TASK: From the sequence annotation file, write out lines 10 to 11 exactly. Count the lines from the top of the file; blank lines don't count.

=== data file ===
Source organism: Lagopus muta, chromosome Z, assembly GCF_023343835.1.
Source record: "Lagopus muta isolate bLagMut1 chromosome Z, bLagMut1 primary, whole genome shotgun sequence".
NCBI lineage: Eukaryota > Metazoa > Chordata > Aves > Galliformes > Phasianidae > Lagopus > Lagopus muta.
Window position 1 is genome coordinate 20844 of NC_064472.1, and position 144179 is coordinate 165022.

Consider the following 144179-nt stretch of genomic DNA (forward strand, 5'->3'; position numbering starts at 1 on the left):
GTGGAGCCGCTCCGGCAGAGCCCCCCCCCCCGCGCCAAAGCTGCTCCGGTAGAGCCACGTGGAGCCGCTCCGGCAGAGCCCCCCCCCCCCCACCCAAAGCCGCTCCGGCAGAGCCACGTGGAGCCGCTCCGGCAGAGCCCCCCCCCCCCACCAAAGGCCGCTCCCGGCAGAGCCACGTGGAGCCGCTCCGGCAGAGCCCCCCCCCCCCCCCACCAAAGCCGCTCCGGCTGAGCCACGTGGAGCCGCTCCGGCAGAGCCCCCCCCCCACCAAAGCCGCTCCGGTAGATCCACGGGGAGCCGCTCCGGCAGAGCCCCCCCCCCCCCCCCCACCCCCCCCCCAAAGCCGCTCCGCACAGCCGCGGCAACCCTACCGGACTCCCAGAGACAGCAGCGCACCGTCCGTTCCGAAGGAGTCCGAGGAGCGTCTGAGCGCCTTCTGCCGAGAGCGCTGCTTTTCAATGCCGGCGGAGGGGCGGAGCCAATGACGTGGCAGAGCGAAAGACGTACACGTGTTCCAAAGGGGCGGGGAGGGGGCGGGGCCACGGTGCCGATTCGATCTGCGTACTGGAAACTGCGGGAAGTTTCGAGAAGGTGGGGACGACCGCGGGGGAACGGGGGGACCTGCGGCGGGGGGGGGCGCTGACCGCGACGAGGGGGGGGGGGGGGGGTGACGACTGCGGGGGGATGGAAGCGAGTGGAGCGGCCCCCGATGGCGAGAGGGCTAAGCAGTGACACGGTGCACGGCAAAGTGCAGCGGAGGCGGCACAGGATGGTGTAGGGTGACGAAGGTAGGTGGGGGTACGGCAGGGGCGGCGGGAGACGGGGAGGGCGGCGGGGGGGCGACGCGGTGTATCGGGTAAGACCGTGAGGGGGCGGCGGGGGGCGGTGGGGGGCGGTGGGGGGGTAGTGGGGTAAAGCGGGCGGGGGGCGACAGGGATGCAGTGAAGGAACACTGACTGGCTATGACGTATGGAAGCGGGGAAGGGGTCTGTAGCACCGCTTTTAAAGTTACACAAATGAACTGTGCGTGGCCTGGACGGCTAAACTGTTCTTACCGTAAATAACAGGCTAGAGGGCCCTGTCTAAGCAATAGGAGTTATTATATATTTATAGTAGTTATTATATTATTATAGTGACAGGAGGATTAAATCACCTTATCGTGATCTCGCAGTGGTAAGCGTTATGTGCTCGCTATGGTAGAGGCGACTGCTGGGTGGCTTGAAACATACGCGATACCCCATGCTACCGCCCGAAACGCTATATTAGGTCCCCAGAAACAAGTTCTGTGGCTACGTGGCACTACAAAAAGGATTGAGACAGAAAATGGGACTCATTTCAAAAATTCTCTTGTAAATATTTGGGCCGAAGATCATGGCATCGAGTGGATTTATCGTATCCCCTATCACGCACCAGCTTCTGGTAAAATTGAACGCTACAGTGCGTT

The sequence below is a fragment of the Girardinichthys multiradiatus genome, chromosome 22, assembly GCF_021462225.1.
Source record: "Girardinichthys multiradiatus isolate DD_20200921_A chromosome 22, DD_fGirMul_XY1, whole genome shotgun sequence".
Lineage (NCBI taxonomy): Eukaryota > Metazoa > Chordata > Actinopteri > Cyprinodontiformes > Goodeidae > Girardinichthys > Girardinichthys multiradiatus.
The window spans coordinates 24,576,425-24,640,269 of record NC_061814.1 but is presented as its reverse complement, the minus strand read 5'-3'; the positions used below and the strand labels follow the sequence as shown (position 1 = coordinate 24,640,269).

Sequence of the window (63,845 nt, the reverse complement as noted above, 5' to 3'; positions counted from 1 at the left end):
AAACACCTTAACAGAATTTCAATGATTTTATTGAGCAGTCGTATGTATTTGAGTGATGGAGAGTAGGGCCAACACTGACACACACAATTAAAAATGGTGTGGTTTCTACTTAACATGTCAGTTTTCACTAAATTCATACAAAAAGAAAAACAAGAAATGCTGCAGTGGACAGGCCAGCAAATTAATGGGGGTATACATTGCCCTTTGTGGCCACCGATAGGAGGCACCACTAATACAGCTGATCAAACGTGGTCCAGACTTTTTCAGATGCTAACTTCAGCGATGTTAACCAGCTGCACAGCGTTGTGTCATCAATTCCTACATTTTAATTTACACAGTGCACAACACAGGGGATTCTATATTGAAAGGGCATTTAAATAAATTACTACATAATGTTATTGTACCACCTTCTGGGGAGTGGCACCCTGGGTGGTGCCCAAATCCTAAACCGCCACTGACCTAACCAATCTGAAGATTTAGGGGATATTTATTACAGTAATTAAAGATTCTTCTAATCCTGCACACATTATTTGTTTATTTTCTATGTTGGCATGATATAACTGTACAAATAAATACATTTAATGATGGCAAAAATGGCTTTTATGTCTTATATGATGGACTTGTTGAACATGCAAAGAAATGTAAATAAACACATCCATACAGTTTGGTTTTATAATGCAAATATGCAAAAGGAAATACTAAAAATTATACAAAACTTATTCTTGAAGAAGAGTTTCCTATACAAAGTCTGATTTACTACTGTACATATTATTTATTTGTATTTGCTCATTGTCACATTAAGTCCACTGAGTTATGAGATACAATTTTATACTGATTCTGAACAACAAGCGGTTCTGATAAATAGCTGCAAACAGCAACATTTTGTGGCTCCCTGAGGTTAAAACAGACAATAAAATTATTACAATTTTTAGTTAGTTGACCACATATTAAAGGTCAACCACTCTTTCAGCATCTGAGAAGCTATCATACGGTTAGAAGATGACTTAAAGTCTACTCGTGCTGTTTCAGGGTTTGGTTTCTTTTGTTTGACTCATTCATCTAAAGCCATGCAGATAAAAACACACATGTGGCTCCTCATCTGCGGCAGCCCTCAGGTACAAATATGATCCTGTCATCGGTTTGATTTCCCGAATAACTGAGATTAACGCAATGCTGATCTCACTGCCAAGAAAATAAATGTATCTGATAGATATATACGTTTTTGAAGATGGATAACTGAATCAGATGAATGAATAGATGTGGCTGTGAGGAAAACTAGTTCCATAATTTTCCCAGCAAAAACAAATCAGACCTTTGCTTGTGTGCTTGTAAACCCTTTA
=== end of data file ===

The window spans coordinates 24,576,425-24,640,269 of record NC_061814.1 but is presented as its reverse complement, the minus strand read 5'-3'; the positions used below and the strand labels follow the sequence as shown (position 1 = coordinate 24,640,269).

Sequence of the window (63,845 nt, the reverse complement as noted above, 5' to 3'; positions counted from 1 at the left end):